Considering borrowing student loans for yours or your children’s education? Here’s the basic information you need to know:
Federal Student Loans aren’t always superior.
Long ago, private student loans were awarded in ridiculously high amounts and interest rates varied, meaning over a 10-year repayment period you could have a 4 percent interest rate at times and a 12 percent interest rate at other times. Payments could not only top $1,000 monthly but could also vary by hundreds of dollars because of the interest rate changes.
Now, private student loans are available in fixed interest rates that don’t change and are often less than the parent PLUS loan interest rate. Compare federal parent loan rates with rates granted by lenders such as SoFi.
You can’t deduct the interest paid on your tax returns, but you can claim the American Opportunity Credit on your federal income tax return.
There is a big difference between loans awarded to students and those awarded to parents.
Federal student loans, for the most part, are awarded to students that aren’t awarded to parents. Parent PLUS loan interest rates are higher than traditional undergraduate student loans, income-driven repayment plan prices are higher, and the only limit is the cost of attendance.
For instance, let’s say a school costs $30,000 per year to attend including room and board, textbooks, etc. The limit for dependent undergraduates for the first year is $5,500. Parents can borrow $24,500 without having to show that they can afford the payments based on their income. Thus, a parent could easily end up with $100,000 in debt from a child’s undergraduate degree.
Credit rating and income determines eligibility for private student loans.
Whether the private loan is to parents or students, credit rating and income do matter. Students getting a loan in their name with limited credit history may get loans with a parent or other more credit established cosigner. A cosigner is someone who agrees to repay the loan if the primary borrower can’t. Thus, they are equally responsible for the loan and loan payment history also goes on the cosigner’s credit report.
Credit rating may also determine interest rate. For instance, someone with a better credit score may qualify for an interest rate that is two percentage points or more lower than another person’s with a lower credit score.
There are different types of federal student loans
Fro students, most federal student loans are either issued as subsidized or unsubsidized loans. Interest on subsidized student loans is paid by the federal government while students are in school with at least half-time status and a few circumstances. These loans should be used to their limit before taking any other type of student loan.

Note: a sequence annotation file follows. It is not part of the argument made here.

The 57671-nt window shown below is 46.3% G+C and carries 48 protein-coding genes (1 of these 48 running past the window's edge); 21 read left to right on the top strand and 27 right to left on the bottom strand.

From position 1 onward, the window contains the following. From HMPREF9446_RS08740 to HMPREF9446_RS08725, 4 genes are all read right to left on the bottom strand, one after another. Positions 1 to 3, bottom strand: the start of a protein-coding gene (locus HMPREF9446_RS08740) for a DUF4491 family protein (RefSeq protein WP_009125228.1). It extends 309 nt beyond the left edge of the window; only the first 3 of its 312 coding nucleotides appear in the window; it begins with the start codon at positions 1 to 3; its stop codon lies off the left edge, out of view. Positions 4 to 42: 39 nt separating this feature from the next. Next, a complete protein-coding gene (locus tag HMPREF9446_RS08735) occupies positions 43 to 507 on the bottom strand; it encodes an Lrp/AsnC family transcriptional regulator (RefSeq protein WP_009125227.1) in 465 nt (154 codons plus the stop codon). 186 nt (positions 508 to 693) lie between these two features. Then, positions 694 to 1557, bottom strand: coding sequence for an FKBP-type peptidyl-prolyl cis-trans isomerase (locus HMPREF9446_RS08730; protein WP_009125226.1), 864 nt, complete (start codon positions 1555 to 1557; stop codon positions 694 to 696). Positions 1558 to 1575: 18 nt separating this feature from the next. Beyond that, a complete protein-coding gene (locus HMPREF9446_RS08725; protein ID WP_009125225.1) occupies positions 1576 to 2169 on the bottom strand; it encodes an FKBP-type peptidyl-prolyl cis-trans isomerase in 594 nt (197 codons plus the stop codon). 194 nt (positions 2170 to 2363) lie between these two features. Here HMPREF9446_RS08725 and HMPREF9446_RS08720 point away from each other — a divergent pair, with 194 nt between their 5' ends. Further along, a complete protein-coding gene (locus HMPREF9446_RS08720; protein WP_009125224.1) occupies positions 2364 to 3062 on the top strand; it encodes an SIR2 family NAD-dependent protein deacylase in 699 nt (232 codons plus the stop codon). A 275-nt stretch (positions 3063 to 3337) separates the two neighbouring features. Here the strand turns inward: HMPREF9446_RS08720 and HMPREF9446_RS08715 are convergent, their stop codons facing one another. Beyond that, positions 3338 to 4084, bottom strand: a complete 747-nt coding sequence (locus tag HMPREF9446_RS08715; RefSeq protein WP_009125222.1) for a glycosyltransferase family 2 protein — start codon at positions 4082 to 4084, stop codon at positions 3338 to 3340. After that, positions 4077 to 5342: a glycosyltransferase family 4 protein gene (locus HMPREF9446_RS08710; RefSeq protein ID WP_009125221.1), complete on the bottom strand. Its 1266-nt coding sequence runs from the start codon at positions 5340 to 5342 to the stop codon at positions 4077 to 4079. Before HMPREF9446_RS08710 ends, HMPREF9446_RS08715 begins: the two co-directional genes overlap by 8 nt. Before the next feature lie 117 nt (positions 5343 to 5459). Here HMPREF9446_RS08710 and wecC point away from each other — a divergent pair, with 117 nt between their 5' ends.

Unsubsidized loans are available for the remaining amount a student is eligible to receive within normal borrowing limits. Gaps are filled with parent PLUS loans or graduate PLUS loans. Private student loans are also gap fillers. Remember, you never have to borrow the full amount awarded. I can’t stress this enough. Compare financial aid packages and call the financial aid office to apply for more scholarships and ask about local and department scholarships as well. If you’re still in or recently in high school, ask your high school counselor for help with finding scholarships.
Repayment length and terms vary.
Repayment time frames range from 5 years to 30 years. Five-year repayment is only for private student loans, but it depends on the lenders. Some lenders will have an option of a 15-year repayment term. Longer repayment time periods generally mean smaller payments. While you will pay more interest because you’re borrowing for a longer period of time, you can always pay off the loan early. Generally, there is no penalty for doing so.
The standard repayment time for repaying federal student loans is 10 years and up to 20 years for a plan where payments are based on income. There are consolidated loans with repayment time periods up to 30 years with the payment never rising based on increased income. But there is a huge drawback to this option. You are ineligible for Public Service Loan Forgiveness, a program where you can potentially have your remaining balance forgiven for working for a public service employer for 10 years Private student loans do not have this option or guaranteed options for repayment in the case of economic emergency.
Sound complicated? It can be. Student loan borrowing is a decision that involves comparing interest rates, long-term protections for financial emergencies, and avoiding overborrowing. The best way to make the decision easier is fill out the FAFSA so you know all the federal options awarded to you. Then talk to your financial advisor and a college financial aid counselor or a high school counselor about what your options could mean to your family’s future. It’s better to spend a couple of hours making an educated decision on borrowing now than spend years of worrying about the financial impact of loan payments later.